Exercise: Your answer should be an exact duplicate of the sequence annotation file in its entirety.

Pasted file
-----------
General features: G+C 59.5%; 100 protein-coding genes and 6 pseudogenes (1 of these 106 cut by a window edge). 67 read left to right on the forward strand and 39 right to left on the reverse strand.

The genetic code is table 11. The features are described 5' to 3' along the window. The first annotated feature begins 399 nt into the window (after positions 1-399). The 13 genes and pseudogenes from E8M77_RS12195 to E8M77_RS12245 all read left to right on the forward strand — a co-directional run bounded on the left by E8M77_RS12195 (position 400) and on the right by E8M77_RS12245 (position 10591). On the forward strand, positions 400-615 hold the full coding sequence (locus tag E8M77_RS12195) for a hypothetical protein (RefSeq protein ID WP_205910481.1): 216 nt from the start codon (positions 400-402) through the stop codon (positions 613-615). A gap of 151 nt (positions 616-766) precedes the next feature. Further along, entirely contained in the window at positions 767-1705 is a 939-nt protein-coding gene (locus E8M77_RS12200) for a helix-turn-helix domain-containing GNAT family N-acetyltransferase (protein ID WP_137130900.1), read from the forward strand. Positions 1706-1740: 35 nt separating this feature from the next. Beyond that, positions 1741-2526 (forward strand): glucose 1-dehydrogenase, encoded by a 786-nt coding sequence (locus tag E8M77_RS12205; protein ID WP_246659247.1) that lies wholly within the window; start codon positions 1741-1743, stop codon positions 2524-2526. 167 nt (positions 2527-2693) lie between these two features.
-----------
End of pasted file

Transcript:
General features: G+C 59.5%; 100 protein-coding genes and 6 pseudogenes (1 of these 106 cut by a window edge). 67 read left to right on the forward strand and 39 right to left on the reverse strand.

The genetic code is table 11. The features are described 5' to 3' along the window. The first annotated feature begins 399 nt into the window (after positions 1-399). The 13 genes and pseudogenes from E8M77_RS12195 to E8M77_RS12245 all read left to right on the forward strand — a co-directional run bounded on the left by E8M77_RS12195 (position 400) and on the right by E8M77_RS12245 (position 10591). On the forward strand, positions 400-615 hold the full coding sequence (locus tag E8M77_RS12195) for a hypothetical protein (RefSeq protein ID WP_205910481.1): 216 nt from the start codon (positions 400-402) through the stop codon (positions 613-615). A gap of 151 nt (positions 616-766) precedes the next feature. Further along, entirely contained in the window at positions 767-1705 is a 939-nt protein-coding gene (locus E8M77_RS12200) for a helix-turn-helix domain-containing GNAT family N-acetyltransferase (protein ID WP_137130900.1), read from the forward strand. Positions 1706-1740: 35 nt separating this feature from the next. Beyond that, positions 1741-2526 (forward strand): glucose 1-dehydrogenase, encoded by a 786-nt coding sequence (locus tag E8M77_RS12205; protein ID WP_246659247.1) that lies wholly within the window; start codon positions 1741-1743, stop codon positions 2524-2526. 167 nt (positions 2527-2693) lie between these two features.